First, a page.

John L. Marshall, MD; David J. Kerr, MD; Tony Mok, MD

Disclosures

June 12, 2012

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Introductions

John L. Marshall, MD: Hello. I am John Marshall, Professor of Medicine at Georgetown University and Director of Clinical Research for the Lombardi Comprehensive Cancer Center in Washington, DC. Welcome to this Medscape Oncology Insights Roundtable, coming to you from the 2012 Annual Meeting of the American Society of Clinical Oncology (ASCO®).

The focus of today's discussion is global oncology. Is a collaborative international scope of oncology in both research and patient care of benefit to us all? What are the challenges going forward in understanding global oncology?

Joining me are 2 outstanding colleagues with a true international perspective on this subject. First, Dr. David Kerr, Professor of Cancer Medicine at the University of Oxford, and past president of the European Society of Medical Oncology (ESMO) -- and quite a good friend. David, welcome.

David J. Kerr, MD: Indeed, John. Thank you.

Dr. Marshall: Also, Dr. Tony Mok, who is Clinical Professor at The Chinese University of Hong Kong and the Prince of Wales Hospital in Hong Kong, and Vice President of the Chinese Society of Clinical Oncology (CSCO). Tony, thanks for coming.

Tony Mok, MD: Thank you so much.

Getting a Handle on Global Oncology

Dr. Marshall: It is really a pleasure to have you both here, but I want to pick on David first with a really hard question: How would we define global oncology? What does it mean to you?

Dr. Kerr: For 2 years, I was president of ESMO and that gave me a fantastic opportunity to travel, so I got to meet Tony. We have become friends and we have built relationships between our societies. During these 2 years, I had a chance to visit every element of the globe -- oncology tours -- it was almost like that. For me, globalization is about convergence.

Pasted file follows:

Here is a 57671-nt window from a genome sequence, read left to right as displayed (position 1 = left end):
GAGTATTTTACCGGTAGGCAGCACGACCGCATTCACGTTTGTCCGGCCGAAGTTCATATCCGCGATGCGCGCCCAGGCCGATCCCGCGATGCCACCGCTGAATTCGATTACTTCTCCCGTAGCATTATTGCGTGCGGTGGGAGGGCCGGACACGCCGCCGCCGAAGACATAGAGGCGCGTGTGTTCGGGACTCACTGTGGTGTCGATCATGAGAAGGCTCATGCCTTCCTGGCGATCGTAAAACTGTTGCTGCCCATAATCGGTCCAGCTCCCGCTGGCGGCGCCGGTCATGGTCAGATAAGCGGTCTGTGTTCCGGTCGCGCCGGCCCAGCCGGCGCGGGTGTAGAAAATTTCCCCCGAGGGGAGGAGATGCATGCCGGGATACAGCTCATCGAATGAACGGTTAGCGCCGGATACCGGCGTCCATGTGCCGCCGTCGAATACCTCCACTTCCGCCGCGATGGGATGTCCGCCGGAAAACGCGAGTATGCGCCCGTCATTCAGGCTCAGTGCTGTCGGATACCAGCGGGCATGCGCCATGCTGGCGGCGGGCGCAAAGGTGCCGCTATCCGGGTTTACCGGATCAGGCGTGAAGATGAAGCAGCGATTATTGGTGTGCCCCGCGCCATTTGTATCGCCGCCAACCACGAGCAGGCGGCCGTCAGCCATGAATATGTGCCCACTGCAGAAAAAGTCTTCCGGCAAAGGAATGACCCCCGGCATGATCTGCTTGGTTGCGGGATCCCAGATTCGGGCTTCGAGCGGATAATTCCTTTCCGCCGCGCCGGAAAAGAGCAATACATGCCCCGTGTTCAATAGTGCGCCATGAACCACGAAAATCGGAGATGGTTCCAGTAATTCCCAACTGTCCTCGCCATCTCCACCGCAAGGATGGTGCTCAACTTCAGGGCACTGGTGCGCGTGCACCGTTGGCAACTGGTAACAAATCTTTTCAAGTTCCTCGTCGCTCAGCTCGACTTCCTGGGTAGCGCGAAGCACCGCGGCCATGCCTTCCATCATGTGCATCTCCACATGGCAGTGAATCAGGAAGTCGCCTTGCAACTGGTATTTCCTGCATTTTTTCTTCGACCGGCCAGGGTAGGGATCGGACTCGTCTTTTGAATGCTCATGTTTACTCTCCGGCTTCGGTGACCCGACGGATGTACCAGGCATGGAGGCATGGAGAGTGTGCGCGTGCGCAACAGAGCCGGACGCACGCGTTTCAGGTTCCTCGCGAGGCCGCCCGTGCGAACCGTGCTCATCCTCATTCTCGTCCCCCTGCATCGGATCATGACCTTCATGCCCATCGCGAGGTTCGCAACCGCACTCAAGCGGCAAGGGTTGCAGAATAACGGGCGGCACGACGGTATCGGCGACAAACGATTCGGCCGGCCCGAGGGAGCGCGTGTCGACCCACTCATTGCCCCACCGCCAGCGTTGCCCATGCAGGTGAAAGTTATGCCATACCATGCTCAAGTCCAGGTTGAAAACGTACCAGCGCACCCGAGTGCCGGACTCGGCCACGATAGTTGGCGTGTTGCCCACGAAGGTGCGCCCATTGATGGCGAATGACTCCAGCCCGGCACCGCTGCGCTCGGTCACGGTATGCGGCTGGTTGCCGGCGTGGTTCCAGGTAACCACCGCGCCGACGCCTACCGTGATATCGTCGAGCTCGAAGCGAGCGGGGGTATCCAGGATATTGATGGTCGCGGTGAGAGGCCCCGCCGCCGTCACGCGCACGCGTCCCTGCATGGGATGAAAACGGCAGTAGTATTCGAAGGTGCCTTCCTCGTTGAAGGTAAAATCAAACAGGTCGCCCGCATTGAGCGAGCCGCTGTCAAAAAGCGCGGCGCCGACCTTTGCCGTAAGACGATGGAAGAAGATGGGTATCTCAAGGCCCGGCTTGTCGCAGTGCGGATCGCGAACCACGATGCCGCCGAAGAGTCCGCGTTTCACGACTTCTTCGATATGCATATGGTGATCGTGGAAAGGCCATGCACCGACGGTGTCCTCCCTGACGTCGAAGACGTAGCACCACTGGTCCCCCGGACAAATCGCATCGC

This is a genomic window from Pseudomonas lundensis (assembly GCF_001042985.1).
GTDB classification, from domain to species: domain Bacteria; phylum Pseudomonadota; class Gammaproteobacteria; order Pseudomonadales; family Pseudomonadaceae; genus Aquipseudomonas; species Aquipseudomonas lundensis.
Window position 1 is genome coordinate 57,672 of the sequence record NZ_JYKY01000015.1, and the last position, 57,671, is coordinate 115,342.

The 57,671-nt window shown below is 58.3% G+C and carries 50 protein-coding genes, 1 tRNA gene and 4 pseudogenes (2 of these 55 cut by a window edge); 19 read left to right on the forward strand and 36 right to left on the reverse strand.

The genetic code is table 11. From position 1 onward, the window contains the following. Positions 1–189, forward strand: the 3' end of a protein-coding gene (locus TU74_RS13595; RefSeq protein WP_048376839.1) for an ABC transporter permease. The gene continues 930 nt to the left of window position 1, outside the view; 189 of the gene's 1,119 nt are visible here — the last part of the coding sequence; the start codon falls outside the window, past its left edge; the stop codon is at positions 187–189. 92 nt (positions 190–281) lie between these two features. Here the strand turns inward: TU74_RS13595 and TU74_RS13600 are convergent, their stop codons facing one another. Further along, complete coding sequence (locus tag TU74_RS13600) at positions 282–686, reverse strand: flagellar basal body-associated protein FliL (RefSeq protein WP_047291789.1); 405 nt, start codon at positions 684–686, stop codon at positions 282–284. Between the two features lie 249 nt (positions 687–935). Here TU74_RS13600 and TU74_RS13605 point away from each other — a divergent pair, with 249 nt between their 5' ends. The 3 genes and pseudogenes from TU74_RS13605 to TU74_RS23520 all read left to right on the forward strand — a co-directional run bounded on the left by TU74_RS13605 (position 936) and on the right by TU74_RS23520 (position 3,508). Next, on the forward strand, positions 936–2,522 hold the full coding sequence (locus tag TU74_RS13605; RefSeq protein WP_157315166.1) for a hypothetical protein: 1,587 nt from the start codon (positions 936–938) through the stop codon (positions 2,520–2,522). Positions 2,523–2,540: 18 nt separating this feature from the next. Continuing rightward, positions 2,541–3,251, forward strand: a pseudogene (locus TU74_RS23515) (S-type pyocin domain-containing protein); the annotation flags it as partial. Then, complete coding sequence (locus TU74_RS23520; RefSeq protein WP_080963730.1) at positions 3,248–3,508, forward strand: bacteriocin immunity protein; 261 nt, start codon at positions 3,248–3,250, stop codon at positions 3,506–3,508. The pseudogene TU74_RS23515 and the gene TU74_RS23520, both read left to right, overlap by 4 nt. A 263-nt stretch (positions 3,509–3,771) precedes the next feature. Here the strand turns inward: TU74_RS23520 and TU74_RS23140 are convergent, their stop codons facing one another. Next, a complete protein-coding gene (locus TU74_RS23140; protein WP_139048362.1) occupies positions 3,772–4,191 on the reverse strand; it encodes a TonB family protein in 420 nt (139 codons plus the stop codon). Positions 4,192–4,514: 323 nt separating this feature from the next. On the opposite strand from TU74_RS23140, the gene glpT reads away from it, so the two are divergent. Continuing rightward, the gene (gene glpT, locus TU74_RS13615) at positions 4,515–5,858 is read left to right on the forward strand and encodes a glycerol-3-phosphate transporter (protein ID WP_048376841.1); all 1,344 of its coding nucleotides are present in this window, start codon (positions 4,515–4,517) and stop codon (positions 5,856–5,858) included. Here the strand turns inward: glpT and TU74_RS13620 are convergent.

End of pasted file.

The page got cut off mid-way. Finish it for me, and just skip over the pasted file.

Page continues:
We all inhabit the same global village. We are all part of the same community, and it is a convergence of science, translational work, basic work, and clinical work. You can see that scientists working in China or Georgetown or Oxford have a set of common aims and values to apply our knowledge and wisdom as best we can for our community of patients. If we look at cancer patients, whether in Beijing, New York, Hamburg, or wherever, they have the same set of needs and requirements of us, so there is something about convergence of quality, of us driving our science and medicine forward, of meeting the needs of our patients.

Perhaps what truly demonstrated it to me were some of the inequities. Clearly, we move in high-quality, very strongly knowledge-oriented societies, in which our healthcare systems can support most of what we do -- new drugs and new ideas. We know that even within our own countries there are inequities between rich and poor, but these are amplified if we travel to sub-Saharan Africa, to some areas of southeast Asia, to the Vietnams and so on; therefore, there is an element of global oncology, which is about recognizing that imbalance. We need to look to leaders, like ourselves, to see what we can do to redress that imbalance and work together to truly drive the global oncology agenda forward.

Is Cancer Care a Luxury Item?